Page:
- Pfizer doesn't intend to further develop domagrozumab as a treatment for Duchenne muscular dystrophy (DMD) after clinical studies conclusively found the drug didn't provide substantial benefits to patients with the rare disease.
- The decision means a Phase 2 trial and an open-label extension study will be shut down. In the former, investigators tested domagrozumab against placebo to see whether patients would have a greater mean change from baseline in the time it took them to climb four stairs. After one year of treatment, domagrozumab didn't significantly outperform placebo.
- "We are disappointed by these results and while we are not progressing with the studies, the data will contribute to a greater understanding of this disease and we will evaluate the total data set to see if there is a place for this medicine in muscular diseases," Seng Cheng, chief scientific officer in Pfizer's rare disease research unit, said in an Aug. 30 statement.
Once a niche therapeutic area, rare disease has become a key piece of many drugmakers' portfolios. Though the target patient populations there are inherently small, the profits can be quite large. Pfizer, for instance, brought in $1.12 billion through its rare disease business during the first six months of 2018.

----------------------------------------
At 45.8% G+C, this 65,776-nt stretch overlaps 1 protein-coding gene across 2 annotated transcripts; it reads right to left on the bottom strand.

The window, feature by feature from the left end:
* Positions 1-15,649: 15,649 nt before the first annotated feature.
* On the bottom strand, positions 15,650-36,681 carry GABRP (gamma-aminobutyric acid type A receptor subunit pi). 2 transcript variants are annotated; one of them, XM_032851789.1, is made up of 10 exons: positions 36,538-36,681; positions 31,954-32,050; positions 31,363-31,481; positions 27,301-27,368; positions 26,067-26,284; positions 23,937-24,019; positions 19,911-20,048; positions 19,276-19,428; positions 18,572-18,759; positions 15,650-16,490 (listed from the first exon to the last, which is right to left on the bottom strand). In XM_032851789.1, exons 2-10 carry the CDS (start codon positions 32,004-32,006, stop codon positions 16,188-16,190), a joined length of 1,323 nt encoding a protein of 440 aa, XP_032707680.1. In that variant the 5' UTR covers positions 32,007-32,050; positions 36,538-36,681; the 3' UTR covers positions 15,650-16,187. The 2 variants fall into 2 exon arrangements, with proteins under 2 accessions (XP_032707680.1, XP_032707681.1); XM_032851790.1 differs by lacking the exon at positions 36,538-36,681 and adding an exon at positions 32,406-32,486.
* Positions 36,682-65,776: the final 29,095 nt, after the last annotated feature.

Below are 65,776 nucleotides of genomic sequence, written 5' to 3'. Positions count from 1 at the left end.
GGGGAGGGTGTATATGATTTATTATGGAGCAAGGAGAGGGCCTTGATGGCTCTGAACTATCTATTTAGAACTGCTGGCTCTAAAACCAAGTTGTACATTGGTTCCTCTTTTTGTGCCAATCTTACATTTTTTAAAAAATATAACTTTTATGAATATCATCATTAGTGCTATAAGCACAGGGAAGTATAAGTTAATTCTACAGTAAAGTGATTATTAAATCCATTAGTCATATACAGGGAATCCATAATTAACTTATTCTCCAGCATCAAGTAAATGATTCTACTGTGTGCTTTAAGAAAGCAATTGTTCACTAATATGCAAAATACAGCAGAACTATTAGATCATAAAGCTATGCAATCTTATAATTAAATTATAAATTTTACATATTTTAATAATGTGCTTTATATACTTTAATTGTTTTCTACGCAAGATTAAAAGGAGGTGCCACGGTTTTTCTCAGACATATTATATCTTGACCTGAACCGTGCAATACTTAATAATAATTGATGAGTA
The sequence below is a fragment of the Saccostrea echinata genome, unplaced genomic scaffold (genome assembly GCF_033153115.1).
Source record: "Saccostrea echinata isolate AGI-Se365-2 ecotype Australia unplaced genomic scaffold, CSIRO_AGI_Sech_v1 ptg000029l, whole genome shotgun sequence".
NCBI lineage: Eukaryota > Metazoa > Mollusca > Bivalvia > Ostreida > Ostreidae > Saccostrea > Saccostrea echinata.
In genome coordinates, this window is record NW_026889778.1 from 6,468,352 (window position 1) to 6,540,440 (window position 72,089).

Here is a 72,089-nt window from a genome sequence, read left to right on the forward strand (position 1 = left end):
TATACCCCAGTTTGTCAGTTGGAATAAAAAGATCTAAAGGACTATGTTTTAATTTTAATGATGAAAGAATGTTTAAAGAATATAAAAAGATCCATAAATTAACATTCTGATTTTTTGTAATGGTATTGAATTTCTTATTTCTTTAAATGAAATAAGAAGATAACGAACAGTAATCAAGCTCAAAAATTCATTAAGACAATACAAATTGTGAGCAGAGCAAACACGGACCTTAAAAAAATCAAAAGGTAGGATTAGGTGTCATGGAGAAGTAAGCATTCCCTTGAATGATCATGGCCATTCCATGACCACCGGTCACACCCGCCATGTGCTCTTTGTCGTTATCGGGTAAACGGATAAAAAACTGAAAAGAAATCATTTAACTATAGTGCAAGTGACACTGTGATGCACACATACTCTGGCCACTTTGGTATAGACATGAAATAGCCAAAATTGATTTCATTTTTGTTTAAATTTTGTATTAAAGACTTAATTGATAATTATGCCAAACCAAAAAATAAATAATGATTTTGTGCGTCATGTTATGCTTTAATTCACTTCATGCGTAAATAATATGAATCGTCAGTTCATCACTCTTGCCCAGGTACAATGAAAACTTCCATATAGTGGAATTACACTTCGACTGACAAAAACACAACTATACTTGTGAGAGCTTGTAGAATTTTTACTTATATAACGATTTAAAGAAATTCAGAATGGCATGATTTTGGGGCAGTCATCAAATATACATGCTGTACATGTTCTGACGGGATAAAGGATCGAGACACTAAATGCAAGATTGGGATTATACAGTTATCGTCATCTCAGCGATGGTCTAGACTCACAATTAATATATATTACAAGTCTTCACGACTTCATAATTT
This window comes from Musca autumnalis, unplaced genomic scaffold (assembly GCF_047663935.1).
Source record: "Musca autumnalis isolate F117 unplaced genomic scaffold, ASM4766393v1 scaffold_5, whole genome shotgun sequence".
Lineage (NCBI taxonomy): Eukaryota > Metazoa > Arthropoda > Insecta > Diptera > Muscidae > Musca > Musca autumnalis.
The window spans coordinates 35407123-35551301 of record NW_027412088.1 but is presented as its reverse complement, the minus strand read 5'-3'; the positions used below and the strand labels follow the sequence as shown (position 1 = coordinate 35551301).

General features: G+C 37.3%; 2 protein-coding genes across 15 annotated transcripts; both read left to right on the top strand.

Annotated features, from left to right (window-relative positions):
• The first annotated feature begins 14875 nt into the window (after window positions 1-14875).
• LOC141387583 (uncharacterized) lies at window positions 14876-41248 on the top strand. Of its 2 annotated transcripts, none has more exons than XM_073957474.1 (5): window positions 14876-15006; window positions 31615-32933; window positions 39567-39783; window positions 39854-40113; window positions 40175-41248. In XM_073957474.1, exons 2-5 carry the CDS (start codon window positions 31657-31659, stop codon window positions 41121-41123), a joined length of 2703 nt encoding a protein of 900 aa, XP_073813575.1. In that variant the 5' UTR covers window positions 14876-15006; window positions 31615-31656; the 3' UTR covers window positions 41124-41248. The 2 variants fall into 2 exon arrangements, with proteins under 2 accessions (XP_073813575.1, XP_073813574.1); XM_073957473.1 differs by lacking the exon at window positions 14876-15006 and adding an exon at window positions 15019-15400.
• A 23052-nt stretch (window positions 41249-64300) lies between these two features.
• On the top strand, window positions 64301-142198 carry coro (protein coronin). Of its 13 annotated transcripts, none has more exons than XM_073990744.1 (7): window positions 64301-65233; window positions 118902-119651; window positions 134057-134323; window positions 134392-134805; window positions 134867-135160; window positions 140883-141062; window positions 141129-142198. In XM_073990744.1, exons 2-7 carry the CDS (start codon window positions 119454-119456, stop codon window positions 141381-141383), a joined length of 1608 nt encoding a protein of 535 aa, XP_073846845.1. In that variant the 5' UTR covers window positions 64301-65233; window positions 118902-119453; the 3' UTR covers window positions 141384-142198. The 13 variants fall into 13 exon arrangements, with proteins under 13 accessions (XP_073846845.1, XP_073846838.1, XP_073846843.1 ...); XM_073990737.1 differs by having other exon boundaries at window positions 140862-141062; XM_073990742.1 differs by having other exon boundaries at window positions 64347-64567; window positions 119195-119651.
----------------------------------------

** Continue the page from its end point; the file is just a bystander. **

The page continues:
For DMD, there is just one Food and Drug Administration-approved treatment. Sarepta Therapeutics' Exondys 51 (eteplirsen) got a thumbs up back in September 2016, and fetched $154.6 million for Sarepta during its first full year on the market. Analysts believe it is now on track to hit the company's sales expectation of $295 million to $305 million for 2018. Yet the drug's weak efficacy in the clinic and highly controversial approval have fueled calls for more DMD therapies.
Pfizer looked to fill the void with a couple pipeline programs: domagrozumab, a monoclonal antibody thought to block a protein responsible for inhibiting muscle growth, and a gene therapy that employs a recombinant adeno-associated virus.
Domagrozumab's failure puts a damper on those aims, though Pfizer is still assessing whether the drug could be meaningful in other muscular disorders. As for the gene therapy asset, Pfizer has one ongoing trial in DMD, and recently said it continues to build out its gene therapy business.
On a second quarter earnings call, CEO Ian Read said the company has put hundreds of millions of dollars into that business already, and may do tuck-in deals if appropriate.
"That's part of our view on buying intellectual property that has within the next five years launch potential," he said, "and we're committed to this area and we think we have a strong franchise. We certainly are not going to buy gene therapy that we think is way overpriced, but we will buy gene therapy that we think has value."